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What COP26 means for business

Simon Miller, Deputy Head of Public Affairs & Regional Affairs at Virgin Media O2, discusses the lessons for business from COP26 with expert journalist James Murray from Business Green.

As COP26 ends, I was fortunate enough to meet up online with James Murray, founder and chief editor of Business Green, and one of the UK’s leading commentators on sustainability and business. We discussed the government’s net zero strategy, COP26, and what it means for UK businesses today.

Business engagement

I started by asking James whether he thought that the government had done enough to engage business in the drive towards decarbonisation. He suggested that there were two sides to the question:

“On the one hand, they have created the sense that this is important, and that this is positive for business. The net zero strategy that came out the other week was essentially a pro-business plan. It was a bit light on public investment, which is a cause for concern, but it was strong on innovation, entrepreneurialism, and about business and private capital flowing to deliver these changes.”

Where James thinks more work is needed is on providing the technical policies that can deliver change at the pace required. The government hasn’t sufficiently recognised the power of tech and connectivity to help achieve net zero:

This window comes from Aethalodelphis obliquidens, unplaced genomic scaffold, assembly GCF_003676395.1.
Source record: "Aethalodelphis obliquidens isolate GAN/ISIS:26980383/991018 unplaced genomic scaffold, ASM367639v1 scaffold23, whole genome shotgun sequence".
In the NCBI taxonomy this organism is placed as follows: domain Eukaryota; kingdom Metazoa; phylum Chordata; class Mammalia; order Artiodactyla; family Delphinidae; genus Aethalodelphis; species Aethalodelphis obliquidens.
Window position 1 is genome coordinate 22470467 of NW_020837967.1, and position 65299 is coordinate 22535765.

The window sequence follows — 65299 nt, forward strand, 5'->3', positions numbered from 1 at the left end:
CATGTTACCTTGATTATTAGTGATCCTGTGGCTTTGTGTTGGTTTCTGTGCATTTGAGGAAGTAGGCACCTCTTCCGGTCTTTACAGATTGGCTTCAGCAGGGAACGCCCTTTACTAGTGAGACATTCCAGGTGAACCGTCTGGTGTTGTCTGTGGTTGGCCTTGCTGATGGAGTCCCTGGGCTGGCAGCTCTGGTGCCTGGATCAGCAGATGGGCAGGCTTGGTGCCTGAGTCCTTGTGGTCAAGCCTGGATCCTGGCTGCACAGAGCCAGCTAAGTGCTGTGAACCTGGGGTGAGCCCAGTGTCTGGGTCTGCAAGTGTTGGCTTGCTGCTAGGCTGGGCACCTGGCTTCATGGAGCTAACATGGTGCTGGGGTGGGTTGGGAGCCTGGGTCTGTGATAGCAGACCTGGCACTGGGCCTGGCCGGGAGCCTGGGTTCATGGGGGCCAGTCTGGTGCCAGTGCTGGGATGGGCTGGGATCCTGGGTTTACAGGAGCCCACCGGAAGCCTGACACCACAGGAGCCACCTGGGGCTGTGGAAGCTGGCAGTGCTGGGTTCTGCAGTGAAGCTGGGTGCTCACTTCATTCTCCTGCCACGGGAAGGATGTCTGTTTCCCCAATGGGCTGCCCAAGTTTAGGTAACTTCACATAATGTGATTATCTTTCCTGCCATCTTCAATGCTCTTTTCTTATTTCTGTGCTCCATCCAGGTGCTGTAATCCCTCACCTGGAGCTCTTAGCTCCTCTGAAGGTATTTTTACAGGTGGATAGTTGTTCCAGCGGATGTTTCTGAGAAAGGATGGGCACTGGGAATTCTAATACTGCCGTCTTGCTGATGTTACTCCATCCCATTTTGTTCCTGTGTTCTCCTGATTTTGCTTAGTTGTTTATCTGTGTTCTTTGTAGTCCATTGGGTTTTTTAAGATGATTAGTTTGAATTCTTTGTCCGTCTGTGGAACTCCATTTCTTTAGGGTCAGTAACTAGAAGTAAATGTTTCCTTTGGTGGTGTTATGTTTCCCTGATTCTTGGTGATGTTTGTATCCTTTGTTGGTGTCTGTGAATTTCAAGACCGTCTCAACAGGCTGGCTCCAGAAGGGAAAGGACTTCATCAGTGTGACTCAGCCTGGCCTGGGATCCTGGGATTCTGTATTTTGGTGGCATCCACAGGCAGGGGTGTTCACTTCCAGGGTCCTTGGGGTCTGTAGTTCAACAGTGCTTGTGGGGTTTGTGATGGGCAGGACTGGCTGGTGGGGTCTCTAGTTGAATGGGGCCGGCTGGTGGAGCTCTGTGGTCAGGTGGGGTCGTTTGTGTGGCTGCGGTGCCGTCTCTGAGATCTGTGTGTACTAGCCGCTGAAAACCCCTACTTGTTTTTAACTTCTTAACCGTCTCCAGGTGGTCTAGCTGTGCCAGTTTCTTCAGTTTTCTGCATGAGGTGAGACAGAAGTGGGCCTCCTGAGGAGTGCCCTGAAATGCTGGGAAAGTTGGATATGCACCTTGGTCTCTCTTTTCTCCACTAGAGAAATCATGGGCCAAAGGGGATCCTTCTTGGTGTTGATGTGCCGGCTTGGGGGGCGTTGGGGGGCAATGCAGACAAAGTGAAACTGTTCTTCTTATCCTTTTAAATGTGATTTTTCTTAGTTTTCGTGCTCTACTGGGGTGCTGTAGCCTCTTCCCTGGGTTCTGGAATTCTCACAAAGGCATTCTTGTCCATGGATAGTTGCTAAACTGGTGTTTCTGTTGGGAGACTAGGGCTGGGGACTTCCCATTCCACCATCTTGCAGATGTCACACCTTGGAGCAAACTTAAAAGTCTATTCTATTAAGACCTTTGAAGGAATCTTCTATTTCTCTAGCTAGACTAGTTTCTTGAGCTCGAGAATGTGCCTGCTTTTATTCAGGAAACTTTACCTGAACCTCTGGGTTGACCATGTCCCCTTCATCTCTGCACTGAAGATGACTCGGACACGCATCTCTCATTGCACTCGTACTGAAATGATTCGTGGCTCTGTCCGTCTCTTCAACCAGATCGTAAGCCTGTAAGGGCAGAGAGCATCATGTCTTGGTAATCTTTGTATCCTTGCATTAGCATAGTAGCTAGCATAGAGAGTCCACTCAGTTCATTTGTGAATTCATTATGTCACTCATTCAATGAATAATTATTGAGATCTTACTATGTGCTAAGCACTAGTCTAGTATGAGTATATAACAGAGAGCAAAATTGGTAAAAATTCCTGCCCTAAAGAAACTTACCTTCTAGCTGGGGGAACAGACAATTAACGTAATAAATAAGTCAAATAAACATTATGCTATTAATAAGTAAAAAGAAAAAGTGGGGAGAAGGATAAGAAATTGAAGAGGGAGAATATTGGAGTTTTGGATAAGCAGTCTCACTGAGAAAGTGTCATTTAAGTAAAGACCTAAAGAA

“The government has done it in some areas, but not consistently. More support and funding are needed from the treasury.”

The potential for UK green tech

James and I talked about last month’s green investment summit, which showcased what UK green tech has to offer and the potential for investment in the UK tech industry. He believes that there is plenty to be excited about in the green tech sector, and that the UK is in a strong position:

“We have some really exciting world leading businesses in technology, including in connectivity, in the renewable space, the electric vehicle space, smart grids – the list goes on. It’s also self-evident that we are not going to be able to decarbonise at the pace and scale needed without massive technical innovation and technological deployment.

The innovators and disruptors

I asked James about whether there are particular sectors or companies that are leading the way and offering inspiration:

“I think that the innovators, who are doing things that are completely new, are particularly interesting. Octopus energy is a fascinating company, for example. It is hugely ambitious and achieved Unicorn status in very short order. Then there’s Arrival, the electric van company in the UK – again, a huge success story, with a valuation far greater than anticipated.”

“The obvious example that everyone mentions is Tesla – a company that has completely disrupted a sector with clean technology and with the vision to do that.”

Aside from the disruptors, James mentioned the established, consumer facing organisations that are trying to change:

“The example that most often gets quoted is Unilever. It has made decarbonisation a huge focus of its business. It has made great strides, yet still has a substantial footprint, and faces some fundamental challenges about how it makes that footprint sustainable.”

Changing pace

The rapid pace of change resulting from the net zero goal is something that businesses in all sectors will need to accommodate and embrace. James talked about the motor industry, for example, a sector that has followed broadly the same model for more than a hundred years, and that is currently undergoing unprecedented transformation: